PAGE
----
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Thursday, November 05 2015 10:33
  • A few weeks ago, Pope Francis addressed a joint session of Congress. Some of the names he mentioned surprised me. I was happy, of course, when he mentioned Abraham Lincoln and Martin Luther King, scenic figures, not only in the United States, but throughout the Americas.
    However, his immediate addition of two other names was quite unexpected. An ABC news report on the speech sums it up: “Two people, who are likely to be Google Search terms by the end of the day, are Dorothy Day and Thomas Merton.”
    Even though some of his audience were unfamiliar with the names, the pope had solid reasons for including them. Both of the two were Americans and Catholics, whose work continues to be a source of great inspiration to many.
    As soon as I heard their names. I began to think about how they had affected my own life. They had enough influence on me, and still do, that I felt moved by the very mention of those names.
    In the early 1970s, I once had the pleasure of inviting Dorothy Day to the Harvard Catholic chaplaincy when I served as its director. She took part in our liturgy and later, at a Sunday morning gathering she shared with students her views of faith and concern for the needy.
    In her lifetime (1897-1980), Dorothy Day was often seen as an eccentric remarkable figure. A convert to Catholicism after a turbulent early life, she had a passionate commitment to the Gospel values of justice and charity. Particularly with regard to the poor
    In 1933, Dorothy Day founded the Catholic Worker newspaper (you can subscribe for 25 cents a year) and a movement which continues to create communities of people who live with and for the poor.
    Dorothy Day’s writings bear witness to a rich spiritual life, and constant, unsentimental devotion to dispossessed people, seen as individual people and not as a social category or problem.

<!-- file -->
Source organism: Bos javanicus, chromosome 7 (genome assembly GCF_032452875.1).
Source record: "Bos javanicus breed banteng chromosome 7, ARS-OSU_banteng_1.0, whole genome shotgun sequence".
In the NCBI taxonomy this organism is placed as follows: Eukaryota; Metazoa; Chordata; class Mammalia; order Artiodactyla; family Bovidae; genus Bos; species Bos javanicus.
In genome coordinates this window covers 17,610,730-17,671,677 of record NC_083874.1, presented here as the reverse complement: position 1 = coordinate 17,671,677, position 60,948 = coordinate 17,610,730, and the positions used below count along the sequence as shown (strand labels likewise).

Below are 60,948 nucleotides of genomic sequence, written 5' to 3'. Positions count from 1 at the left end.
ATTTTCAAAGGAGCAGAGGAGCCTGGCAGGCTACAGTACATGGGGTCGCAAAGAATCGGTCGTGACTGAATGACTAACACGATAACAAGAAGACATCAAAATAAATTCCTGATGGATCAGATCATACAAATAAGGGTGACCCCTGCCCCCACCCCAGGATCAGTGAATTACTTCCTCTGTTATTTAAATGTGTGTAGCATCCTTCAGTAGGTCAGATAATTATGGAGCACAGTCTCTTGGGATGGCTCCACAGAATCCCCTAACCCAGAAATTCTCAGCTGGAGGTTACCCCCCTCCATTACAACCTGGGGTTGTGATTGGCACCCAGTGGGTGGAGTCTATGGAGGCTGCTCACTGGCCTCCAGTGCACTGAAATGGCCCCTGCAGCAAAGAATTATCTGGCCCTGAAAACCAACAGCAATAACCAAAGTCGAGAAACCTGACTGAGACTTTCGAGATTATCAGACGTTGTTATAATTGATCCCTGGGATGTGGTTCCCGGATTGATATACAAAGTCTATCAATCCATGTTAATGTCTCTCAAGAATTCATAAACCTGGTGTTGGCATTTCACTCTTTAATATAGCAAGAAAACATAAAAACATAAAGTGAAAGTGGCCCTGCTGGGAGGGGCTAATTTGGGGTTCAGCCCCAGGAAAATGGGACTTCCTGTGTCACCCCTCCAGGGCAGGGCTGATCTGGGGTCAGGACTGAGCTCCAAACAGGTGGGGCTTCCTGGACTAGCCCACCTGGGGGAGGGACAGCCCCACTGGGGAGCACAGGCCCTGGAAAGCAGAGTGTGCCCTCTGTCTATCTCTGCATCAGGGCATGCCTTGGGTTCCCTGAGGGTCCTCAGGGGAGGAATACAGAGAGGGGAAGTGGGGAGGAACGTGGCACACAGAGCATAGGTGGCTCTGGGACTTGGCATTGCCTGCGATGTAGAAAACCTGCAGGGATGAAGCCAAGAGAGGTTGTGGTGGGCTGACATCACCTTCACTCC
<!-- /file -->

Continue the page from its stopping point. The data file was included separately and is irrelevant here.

I hope that last month’s listeners - - among them, perhaps some of these students from long ago - - will think of this noble woman noted by Pope Francis. And I stand among those who hope she will be honored as a saint (even though this was something she emphatically did not want herself.
    Turning to Thomas Merton, I still value his “Seven Storey Mountain.” It is an account of the author’s conversion to the Catholic Church at age 23. And his subsequent decision to enter a Trappist monastery. In the late 1940s, this book strongly influenced the spiritual direction of many Americans, including me.
    In the post-war era when I began to read him, he helped many Americans to understand what it meant to approach God in the way monks do.  Before entering the monastic life he had led a worldly life in France and New York.
    As a Trappist monk. Merton went on to write other books on prayer and the monastic life.  
    In 1968 when he was attending an interfaith conference in Bangkok, Thailand Thomas Merton was electrocuted by a lamp. I belonged to the large number of people who mourned his loss.
    In citing his name, Francis called Merton "above all a man of dialogue, a promoter of peace between peoples and religion."
    I do not know if members of Congress made much of Dorothy Day and Thomas Merton. But I would likel to think that combined with Lincolnand King, they provided food for thought about what it means to serve people.